The Destruction of Black Civilization took Chancellor Williams sixteen years of research and field study to compile. The book, which was to serve as a reinterpretation of the history of the African race, was intended to be ""a general rebellion against the subtle message from even the most 'liberal' white authors (and their Negro disciples): 'You belong to a race of nobodies. You have no worthwhile history to point to with pride.'"" The book was written at a time when many black students, educators, and scholars were starting to piece together the connection between the way their history was taught and the way they were perceived by others and by themselves. They began to question assumptions made about their history and took it upon themselves to create a new body of historical research. The book is premised on the question: ""If the Blacks were among the very first builders of civilization and their land the birthplace of civilization, what has happened to them that has left them since then, at the bottom of world society, precisely what happened? The Caucasian answer is simple and well-known: The Blacks have always been at the bottom."" Williams instead contends that many elements—nature, imperialism, and stolen legacies— have aided in the destruction of the black civilization. The Destruction of Black Civilization is revelatory and revolutionary because it offers a new approach to the research, teaching, and study of African history by shifting the main focus from the history of Arabs and Europeans in Africa to the Africans themselves, offering instead ""a history of blacks that is a history of blacks. Because only from history can we learn what our strengths were and, especially, in what particular aspect we are weak and vulnerable. Our history can then become at once the foundation and guiding light for united efforts in serious[ly] planning what we should be about now."" It was part of the evolution of the black revolution that took place in the 1970s, as the focus shifted from politics to matters of the mind.
Useni E Perkins
Rise of the Phoenix
Rise of the Phoenix ""is a collection of personal narratives that articulate the political, social, religious, and cultural experiences of many who participated in Chicago's black struggle for self-determination, self-reliance, and equality during the civil rights and Black Power movements. Contributors include Timuel Black, Carol Adams, John R. Porter, and Ellis Cose with a preface by Julieanna Richardson, director of The HistoryMakers.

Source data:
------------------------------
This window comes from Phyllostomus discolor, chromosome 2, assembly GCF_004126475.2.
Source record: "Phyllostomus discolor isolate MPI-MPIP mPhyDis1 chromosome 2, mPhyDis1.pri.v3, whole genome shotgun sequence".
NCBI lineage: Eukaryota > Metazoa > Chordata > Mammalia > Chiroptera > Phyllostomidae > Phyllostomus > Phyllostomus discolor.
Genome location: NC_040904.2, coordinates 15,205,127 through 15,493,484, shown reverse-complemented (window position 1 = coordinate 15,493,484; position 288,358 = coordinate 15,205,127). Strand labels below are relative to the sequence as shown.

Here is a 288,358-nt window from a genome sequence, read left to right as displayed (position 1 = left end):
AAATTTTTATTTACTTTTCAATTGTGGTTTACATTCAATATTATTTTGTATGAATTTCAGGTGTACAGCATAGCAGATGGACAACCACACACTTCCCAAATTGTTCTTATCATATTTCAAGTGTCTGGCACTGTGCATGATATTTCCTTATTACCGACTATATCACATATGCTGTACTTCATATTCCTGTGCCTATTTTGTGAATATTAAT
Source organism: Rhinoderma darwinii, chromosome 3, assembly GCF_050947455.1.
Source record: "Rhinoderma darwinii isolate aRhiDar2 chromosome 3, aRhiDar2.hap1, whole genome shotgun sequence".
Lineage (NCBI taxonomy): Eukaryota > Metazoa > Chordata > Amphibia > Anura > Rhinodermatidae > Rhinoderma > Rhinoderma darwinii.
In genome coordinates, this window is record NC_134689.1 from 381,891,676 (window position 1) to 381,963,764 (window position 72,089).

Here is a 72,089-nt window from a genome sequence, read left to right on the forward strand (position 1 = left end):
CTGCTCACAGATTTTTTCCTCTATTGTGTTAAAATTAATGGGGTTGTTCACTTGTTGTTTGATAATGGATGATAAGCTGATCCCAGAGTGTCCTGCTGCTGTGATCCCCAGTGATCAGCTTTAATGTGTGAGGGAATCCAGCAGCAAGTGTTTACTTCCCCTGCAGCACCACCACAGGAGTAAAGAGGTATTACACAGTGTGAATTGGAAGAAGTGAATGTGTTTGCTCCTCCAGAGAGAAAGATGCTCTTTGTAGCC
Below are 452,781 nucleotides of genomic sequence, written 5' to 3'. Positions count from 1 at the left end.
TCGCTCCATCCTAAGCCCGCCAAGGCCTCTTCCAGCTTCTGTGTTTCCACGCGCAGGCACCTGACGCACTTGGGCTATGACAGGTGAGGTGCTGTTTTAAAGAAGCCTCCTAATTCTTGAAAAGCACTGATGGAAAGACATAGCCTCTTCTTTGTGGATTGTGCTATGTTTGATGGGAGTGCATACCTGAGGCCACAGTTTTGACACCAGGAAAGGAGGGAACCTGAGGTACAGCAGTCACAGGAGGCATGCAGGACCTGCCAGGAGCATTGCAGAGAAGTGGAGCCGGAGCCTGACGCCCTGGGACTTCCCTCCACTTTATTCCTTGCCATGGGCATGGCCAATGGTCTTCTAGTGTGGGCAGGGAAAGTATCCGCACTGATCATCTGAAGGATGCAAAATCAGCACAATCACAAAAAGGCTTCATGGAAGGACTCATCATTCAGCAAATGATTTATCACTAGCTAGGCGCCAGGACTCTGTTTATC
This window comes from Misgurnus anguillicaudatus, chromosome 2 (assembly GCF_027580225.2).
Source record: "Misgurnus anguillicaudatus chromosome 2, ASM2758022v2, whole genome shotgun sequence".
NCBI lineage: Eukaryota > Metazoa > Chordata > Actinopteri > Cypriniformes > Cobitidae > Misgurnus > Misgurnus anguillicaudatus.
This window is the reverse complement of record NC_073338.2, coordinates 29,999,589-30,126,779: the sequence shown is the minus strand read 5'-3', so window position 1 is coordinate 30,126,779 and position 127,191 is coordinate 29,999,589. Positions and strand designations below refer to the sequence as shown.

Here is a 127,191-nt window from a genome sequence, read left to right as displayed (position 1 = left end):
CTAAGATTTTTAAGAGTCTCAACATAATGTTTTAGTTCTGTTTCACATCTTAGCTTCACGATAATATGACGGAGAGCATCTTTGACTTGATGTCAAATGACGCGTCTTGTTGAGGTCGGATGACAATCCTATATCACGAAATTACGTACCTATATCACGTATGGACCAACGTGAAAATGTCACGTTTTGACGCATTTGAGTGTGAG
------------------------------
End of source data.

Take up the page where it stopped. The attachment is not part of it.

Kemet and Other Ancient African Civilizations
Book about Kemet and Other ancient African Civilizations.
Rebirth of African Civilization
Amidst the current debates concerning multiculturalism and political correctness, this publication moves the discussion beyond the vagueness of ethnicity to the reality of African empowerment.
William C Ayers
White supremacy and its troubling endurance in American life is debated in these personal essays by two veteran political activists. Arguing that white supremacy has been the dominant political system in the United States since its earliest days--and that it is still very much with us--the discussion points to unexamined bigotry in the criminal justice system, election processes, war policy, and education. The book draws upon the authors' own confrontations with authorities during the Vietnam era, reasserts their belief that racism and war are interwoven issues, and offers personal stories about their lives today as parents, teachers, and reformers.
John Henrik Clarke
My Life in Search of Africa
The author, one of the foremost scholars on Africa, fought to legitimize African history for more than 60 years. This book finally uncovers the tumultuous life of this great figure. Through a series of autobiographical essays, Clarke looks back on his lifelong struggle to restore African history to its proper place in the context of world history.
Hoyt W Fuller
Journey to Africa
A candid memoir of an African American's journey to a continent which bears the scars of centuries of oppression, this volume looks at Africa head-on, full of honesty and devoid of romanticism.
John Henrik Clarke
Who Betrayed the African World Revolution?
This collection of speeches covers an array of topics from the contributions of Nile Vally civilizations to the future of Pan-Africanism in the 21st century.
W D Wright
Crisis of the Black Intellectual
A reexamination of Harold Cruse's classic ""Crisis of the Negro Intellectual, "" published in 1967 at the height of the civil-rights movement and now required reading in African American studies courses, this polemic pays tribute to the earlier book's importance and takes to task the current generation of black scholars for failing to meet Cruse's rigorous standards for public commentary. Detailing the evolution of black-intellectual discourse since the 1960s, this assessment points to a lack of ongoing discussion about the role of intellectuals--black or white--in our society and insists that the experience of black Americans is so complex it deserves the closest and most honest scrutiny possible from black writers and academics. Instead, the book is sad to report, today's scholars are often caught up in media battles such as those described in the chapters ""Three of a Kind: Black Conservatives, Black Liberals, and Black Radicals"" and ""Why Black Female Intellectuals Tend to Shout.""